Brazil and the Soviet Challenge, 1917–1947
Between 1918 and 1961, Brazil and the USSR maintained formal diplomatic ties for only thirty-one months, at the end of World War II. Yet, despite the official distance, the USSR is the only external actor whose behavior, real or imagined, influenced the structure of the Brazilian state in the twentieth century. In Brazil and the Soviet Challenge, 1917–1947, Stanley Hilton provides the first analysis in any language of Brazilian policy toward the Soviet Union during this period.
Drawing on American, British, and German diplomatic archives and unprecedented access to official and private Brazilian records, Hilton elucidates the connection between the Brazilian elite’s perception of a communist threat and the creation of the authoritarian Estado Novo (1937–1945), the forerunner of the post-1964 national security state. He shows how the 1935 communist revolt, prepared by Comintern agents, was a pivotal event in Brazilian history, making prophets of conservative alarmists and generating irresistible pressure for an authoritarian government to contain the Soviet threat. He details the Brazilian government’s secret cooperation with the Gestapo during the 1930s and its concomitant efforts to forge an anti-Soviet front in the Southern Cone. And he uncovers an unexplored aspect of Brazil’s national security policy, namely, the attempt to build counterintelligence capabilities not only within Brazil but also in neighboring countries.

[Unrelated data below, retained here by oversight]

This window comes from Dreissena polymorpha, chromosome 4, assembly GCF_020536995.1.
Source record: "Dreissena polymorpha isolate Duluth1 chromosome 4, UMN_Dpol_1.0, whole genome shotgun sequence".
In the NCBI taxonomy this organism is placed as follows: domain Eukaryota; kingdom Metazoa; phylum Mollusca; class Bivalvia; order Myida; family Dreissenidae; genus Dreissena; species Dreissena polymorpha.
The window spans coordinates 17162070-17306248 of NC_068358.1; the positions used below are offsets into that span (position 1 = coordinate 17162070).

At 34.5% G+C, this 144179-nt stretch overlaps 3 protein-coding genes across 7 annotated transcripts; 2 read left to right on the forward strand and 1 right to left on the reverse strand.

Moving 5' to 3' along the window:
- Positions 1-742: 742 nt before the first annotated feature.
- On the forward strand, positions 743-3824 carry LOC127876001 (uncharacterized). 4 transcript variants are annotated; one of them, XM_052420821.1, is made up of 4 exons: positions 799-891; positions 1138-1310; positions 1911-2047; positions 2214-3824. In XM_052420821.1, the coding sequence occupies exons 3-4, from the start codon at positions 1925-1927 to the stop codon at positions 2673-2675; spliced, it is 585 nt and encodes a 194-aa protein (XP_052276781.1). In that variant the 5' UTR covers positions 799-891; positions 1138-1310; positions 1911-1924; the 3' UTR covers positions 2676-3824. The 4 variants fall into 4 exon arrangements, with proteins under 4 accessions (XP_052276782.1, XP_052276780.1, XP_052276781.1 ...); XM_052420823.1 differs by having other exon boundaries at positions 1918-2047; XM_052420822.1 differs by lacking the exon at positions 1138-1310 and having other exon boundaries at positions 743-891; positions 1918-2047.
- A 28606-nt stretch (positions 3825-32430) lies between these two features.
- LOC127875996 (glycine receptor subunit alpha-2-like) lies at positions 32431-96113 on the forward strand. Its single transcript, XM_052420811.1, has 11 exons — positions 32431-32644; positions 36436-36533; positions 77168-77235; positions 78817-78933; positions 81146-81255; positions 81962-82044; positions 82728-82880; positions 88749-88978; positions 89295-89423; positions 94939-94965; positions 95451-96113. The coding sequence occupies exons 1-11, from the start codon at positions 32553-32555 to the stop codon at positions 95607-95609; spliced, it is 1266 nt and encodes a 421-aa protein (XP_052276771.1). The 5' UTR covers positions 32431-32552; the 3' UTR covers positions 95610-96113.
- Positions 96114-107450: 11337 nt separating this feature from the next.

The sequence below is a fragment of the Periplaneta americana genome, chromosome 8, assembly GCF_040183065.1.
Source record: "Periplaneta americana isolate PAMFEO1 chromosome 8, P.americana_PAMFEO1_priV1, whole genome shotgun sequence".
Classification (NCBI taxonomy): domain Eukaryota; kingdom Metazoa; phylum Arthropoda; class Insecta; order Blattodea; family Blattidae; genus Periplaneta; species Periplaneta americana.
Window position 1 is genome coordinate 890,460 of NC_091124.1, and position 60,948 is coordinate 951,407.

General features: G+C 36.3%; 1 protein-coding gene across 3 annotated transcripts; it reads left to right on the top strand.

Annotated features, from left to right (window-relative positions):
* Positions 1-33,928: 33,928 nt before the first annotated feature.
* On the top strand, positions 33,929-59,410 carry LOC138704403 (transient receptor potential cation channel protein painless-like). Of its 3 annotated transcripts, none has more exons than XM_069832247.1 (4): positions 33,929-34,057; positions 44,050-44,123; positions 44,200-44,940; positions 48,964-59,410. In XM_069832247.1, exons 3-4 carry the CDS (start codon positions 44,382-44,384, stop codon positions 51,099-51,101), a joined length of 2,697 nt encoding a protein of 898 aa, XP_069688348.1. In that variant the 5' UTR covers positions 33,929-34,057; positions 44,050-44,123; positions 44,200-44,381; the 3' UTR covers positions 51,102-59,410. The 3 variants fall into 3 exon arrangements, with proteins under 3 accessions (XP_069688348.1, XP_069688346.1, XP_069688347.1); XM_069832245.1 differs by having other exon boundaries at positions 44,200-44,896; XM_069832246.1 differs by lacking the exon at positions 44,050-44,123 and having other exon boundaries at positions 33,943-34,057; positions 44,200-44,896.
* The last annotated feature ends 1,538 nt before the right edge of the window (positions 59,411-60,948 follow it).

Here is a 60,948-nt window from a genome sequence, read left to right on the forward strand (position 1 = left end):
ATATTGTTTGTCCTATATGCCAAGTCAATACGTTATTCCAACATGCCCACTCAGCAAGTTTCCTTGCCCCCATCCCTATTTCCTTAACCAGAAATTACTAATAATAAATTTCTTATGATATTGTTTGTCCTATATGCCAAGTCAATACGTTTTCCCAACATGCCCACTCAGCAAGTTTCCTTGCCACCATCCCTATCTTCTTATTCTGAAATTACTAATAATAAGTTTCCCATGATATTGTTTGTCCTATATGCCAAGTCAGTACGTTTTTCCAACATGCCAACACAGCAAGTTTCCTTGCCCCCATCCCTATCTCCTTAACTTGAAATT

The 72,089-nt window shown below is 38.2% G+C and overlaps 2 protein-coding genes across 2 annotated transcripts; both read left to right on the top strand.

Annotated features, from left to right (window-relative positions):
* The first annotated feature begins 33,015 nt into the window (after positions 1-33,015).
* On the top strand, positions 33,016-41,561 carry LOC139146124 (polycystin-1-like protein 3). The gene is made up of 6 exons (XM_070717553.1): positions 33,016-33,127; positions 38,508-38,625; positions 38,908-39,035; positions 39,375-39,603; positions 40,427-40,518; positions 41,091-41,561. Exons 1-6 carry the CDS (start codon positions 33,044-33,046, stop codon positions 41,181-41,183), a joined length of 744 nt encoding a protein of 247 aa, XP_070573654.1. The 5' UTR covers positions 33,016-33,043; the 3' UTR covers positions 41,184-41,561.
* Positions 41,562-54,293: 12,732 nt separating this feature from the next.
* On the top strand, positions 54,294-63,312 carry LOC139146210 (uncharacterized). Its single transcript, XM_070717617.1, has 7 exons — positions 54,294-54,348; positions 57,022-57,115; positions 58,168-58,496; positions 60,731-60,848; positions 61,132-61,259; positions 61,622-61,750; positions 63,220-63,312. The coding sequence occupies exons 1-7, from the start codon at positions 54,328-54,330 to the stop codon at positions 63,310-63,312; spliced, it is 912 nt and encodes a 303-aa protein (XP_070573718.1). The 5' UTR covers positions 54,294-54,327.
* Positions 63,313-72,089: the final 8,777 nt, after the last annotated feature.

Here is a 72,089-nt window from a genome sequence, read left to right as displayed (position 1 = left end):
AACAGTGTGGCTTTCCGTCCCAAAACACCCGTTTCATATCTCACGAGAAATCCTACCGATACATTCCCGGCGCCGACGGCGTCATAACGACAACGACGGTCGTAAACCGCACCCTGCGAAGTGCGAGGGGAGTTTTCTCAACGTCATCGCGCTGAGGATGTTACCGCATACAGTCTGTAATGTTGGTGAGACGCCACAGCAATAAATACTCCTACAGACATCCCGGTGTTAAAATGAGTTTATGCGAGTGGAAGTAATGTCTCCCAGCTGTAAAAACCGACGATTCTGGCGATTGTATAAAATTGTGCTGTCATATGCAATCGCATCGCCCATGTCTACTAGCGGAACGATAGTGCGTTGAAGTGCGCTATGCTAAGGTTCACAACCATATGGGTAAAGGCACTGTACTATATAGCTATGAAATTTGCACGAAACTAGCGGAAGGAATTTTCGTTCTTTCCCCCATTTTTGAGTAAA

While the history of the Brazilian communist movement has been extensively studied, this is the first work to explore how images of the Soviet Union and its policies influenced the Brazilian foreign policy elite. It will be important reading for all students of twentieth-century political history.